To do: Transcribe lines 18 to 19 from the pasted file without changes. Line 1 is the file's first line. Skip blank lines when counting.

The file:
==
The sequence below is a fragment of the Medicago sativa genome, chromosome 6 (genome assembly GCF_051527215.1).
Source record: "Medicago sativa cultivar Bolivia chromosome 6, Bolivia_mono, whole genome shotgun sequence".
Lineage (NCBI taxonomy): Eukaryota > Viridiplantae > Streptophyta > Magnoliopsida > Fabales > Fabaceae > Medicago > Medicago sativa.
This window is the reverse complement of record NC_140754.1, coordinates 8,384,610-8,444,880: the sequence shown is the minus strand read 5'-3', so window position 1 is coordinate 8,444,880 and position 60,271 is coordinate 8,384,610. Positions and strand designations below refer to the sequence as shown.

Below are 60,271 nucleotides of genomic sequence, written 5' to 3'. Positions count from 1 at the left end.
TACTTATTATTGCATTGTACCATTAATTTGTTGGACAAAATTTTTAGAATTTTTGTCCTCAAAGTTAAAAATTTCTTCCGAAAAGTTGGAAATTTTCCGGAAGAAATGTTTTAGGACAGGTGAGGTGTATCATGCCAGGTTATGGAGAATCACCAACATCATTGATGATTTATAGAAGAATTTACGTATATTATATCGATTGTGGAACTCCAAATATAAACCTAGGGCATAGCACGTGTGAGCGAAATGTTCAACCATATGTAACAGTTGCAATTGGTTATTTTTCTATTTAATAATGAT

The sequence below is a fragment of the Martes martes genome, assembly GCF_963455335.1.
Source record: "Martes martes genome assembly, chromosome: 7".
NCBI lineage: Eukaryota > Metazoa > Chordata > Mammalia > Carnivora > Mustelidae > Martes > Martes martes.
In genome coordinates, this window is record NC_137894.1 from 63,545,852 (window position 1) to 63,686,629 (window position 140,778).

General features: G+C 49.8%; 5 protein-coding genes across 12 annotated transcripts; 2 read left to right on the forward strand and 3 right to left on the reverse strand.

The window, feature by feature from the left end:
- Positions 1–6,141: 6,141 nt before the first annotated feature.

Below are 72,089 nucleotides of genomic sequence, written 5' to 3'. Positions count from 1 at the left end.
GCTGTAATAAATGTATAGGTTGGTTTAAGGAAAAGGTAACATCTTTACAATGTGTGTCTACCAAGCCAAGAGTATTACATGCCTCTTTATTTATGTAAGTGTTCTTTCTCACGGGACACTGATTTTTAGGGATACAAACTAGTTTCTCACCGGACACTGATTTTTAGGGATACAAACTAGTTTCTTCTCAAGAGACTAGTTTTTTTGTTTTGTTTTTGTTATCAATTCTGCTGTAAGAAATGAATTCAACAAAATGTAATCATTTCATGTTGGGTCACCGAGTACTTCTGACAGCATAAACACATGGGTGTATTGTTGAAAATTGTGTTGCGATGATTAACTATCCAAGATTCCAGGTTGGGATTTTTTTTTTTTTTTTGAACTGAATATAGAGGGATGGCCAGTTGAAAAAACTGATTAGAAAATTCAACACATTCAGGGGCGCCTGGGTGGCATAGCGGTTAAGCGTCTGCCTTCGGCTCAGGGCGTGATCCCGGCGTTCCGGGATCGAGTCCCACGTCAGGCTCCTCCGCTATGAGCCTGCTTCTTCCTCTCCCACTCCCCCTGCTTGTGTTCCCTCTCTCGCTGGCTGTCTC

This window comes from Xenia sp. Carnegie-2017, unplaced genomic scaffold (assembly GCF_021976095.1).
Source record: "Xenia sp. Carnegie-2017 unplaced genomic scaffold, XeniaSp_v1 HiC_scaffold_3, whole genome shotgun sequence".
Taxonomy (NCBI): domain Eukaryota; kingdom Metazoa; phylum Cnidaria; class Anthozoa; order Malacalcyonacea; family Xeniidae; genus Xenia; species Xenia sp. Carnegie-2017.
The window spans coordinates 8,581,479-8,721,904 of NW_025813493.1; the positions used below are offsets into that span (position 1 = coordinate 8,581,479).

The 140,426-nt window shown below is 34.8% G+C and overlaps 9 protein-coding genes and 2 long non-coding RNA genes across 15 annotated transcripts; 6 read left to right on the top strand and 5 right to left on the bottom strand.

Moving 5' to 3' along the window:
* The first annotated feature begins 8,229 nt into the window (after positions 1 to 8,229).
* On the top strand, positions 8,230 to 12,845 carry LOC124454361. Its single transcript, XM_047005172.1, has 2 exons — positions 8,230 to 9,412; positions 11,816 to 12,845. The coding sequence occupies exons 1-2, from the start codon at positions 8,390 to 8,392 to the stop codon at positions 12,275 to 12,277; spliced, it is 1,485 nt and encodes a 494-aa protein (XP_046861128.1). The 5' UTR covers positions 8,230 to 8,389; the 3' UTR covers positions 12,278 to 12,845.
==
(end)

Taxonomy (NCBI): domain Eukaryota; kingdom Metazoa; phylum Cnidaria; class Anthozoa; order Malacalcyonacea; family Xeniidae; genus Xenia; species Xenia sp. Carnegie-2017.
The window spans coordinates 8,581,479-8,721,904 of NW_025813493.1; the positions used below are offsets into that span (position 1 = coordinate 8,581,479).